How Well Do You Know the Idaho Constitution?

IdahoFlag“We, the people of the State of Idaho, grateful to Almighty God for our freedom, to secure its blessings and promote our common welfare do establish this Constitution.”

Like many of you, I cherish our federal constitution. Remarkably, not only has it produced the most free and prosperous society in human history, but it has outlived every other constitution adopted by other nations. During the 230 years our constitution has been in effect, France has had 15 constitutions, Brazil has had seven, and South Korea has had four. There should be no doubt that the U.S. Constitution is indeed “exceptional.”

Much of the reason for its success can be found in the “self-evident truths” that informed those wise men who framed our founding documents. These first principles, deeply rooted in divine truth as revealed through God’s Word and right reason, provided our founding fathers with a framework that would enable them to create the most just and enduring government the world has ever seen.

Calvin Coolidge, our 30th president, recognized Christianity as the source of these first principles. He said, “The authority of law, the right to equality, liberty, and property under American institutions, have for their foundation reverence for God.”

But did you know these same transcendent truths also served as the foundation for the Constitution of the State of Idaho, which was ratified by the people in 1889?

The opening line of the Idaho Constitution begins with the unashamed declaration that the people of Idaho are “grateful to Almighty God for our freedom.” From the very beginning, Idahoans and their state government recognized God’s providential role as the Author of our freedom. They joyfully gave thanks for the ways He has blessed the people of this state with the ability to enjoy their inalienable rights. How great is that?

For what purpose was constitutional state government instituted in Idaho? The Preamble answers that question: the people of Idaho have framed a constitution that will empower them to “secure [the] blessings” of our freedom and “promote our common welfare.”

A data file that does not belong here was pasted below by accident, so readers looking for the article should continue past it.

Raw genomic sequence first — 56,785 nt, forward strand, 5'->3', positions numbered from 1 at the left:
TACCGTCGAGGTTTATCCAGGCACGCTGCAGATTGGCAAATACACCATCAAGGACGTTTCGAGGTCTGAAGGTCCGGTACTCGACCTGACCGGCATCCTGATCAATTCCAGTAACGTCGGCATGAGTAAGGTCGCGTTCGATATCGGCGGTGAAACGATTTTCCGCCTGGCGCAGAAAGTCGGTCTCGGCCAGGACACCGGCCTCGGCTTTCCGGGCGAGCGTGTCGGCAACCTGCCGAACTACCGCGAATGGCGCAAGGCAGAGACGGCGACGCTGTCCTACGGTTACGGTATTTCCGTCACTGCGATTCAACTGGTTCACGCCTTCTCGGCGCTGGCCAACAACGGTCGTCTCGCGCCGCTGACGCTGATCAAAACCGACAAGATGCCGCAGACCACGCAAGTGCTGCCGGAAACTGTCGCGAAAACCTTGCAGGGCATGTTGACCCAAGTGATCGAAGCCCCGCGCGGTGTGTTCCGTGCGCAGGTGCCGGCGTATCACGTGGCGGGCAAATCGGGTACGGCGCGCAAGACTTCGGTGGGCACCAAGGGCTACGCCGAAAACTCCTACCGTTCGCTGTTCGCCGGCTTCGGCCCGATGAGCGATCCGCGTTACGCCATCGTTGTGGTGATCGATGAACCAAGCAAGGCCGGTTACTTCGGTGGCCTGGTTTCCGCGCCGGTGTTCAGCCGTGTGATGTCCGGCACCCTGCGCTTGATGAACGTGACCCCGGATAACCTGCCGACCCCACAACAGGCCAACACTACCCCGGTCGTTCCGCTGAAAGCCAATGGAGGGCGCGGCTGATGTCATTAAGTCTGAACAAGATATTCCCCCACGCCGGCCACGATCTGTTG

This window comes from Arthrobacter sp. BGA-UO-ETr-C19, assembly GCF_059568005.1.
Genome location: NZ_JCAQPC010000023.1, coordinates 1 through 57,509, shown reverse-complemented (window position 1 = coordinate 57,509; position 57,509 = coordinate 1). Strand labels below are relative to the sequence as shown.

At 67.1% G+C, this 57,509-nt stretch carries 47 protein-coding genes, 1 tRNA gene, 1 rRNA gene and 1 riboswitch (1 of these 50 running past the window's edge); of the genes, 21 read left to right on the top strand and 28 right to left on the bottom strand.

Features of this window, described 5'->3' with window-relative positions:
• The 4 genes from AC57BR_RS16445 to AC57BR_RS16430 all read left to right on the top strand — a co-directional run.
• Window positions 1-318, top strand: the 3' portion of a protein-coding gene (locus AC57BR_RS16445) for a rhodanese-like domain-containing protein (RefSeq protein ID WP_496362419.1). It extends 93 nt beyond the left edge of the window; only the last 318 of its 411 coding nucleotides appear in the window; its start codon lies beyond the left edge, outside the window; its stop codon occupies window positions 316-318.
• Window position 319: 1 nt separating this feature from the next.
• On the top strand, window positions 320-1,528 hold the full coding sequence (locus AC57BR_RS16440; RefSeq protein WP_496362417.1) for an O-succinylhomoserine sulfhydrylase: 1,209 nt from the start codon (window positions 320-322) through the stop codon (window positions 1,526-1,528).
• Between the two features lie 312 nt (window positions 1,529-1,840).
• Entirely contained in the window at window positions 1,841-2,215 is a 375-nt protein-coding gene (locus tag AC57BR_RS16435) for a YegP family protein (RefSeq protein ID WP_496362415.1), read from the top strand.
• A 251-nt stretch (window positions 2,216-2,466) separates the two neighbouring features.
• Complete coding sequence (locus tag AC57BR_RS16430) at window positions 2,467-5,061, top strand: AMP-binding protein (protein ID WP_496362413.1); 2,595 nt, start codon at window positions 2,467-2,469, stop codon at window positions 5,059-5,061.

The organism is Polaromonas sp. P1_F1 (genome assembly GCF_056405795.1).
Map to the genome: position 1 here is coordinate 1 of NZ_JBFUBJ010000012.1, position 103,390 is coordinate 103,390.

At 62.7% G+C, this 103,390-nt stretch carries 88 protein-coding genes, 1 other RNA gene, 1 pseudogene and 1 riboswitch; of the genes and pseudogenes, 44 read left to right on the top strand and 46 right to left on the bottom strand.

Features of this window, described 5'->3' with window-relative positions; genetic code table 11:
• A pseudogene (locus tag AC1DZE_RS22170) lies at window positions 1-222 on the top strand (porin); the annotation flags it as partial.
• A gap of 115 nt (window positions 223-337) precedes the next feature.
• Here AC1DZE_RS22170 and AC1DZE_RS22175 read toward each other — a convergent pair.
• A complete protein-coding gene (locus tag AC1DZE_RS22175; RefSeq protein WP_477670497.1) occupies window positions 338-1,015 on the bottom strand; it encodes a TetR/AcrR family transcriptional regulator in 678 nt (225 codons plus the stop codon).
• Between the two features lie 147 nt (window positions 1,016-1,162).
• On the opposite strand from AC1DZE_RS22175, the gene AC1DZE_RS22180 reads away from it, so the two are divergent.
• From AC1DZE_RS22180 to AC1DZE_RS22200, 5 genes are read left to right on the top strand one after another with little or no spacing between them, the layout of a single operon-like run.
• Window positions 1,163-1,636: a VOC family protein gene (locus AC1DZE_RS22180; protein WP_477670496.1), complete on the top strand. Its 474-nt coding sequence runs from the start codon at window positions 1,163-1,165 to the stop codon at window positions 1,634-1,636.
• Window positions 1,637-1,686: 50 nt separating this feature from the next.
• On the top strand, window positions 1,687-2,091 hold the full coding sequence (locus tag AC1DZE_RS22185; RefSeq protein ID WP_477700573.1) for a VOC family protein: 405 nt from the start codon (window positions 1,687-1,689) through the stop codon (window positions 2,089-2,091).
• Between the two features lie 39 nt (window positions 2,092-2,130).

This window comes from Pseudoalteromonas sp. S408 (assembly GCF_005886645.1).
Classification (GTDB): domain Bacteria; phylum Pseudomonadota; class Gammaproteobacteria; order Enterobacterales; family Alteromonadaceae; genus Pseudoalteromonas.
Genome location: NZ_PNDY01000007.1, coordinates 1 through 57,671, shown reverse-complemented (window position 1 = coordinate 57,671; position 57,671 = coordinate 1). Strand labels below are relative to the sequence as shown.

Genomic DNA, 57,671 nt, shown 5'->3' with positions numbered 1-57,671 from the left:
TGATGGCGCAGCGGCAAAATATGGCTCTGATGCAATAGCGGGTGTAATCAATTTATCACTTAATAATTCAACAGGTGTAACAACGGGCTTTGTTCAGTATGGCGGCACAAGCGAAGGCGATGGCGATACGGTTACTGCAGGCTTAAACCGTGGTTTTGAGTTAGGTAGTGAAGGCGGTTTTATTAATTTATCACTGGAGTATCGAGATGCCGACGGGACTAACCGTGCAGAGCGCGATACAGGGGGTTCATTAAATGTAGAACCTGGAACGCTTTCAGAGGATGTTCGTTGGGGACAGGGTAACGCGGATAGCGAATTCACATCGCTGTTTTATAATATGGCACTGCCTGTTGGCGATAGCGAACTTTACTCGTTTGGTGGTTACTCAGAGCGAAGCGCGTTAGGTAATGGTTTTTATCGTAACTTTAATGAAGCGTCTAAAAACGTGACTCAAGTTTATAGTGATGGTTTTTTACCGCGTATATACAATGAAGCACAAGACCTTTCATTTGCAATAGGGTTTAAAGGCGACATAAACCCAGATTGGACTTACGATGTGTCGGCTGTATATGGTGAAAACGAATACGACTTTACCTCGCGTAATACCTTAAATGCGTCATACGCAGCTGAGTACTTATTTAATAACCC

Additionally, the framers of the Idaho Constitution recognized the equality of all people and sought to ensure that inalienable rights would be recognized and protected. “All men are by nature free and equal, and have certain inalienable rights, among which are enjoying and defending life and liberty; acquiring, possessing and protecting property; pursuing happiness and securing safety.”

One of the most fundamental of these inalienable rights is religious freedom. Idahoans are constitutionally guaranteed religious liberty: “The exercise and enjoyment of religious faith and worship shall forever be guaranteed; and no person shall be denied any civil or political right, privilege, or capacity on account of his religious opinions.”

If our state government stays true to the eternal truths exemplified in the Idaho Constitution, we will remain a happy and prosperous people. Idaho families will flourish, and our children will enjoy the blessings of freedom.


This article was originally written for Family Policy Alliance of Idaho.


 

Freedom of Association: Does it exist or not?

Last month, fashion designer Sophie Theallet said she would refuse to dress First Lady Melania Trump and encouraged fellow designers to follow her lead.

Believing that Donald Trump’s presidential campaign unleashed “the rhetoric of racism, sexism and xenophobia,” Theallet said that her personal convictions of “diversity, individual freedom, and respect for all lifestyles” disallowed her from “dressing or associating in any way” with the first lady.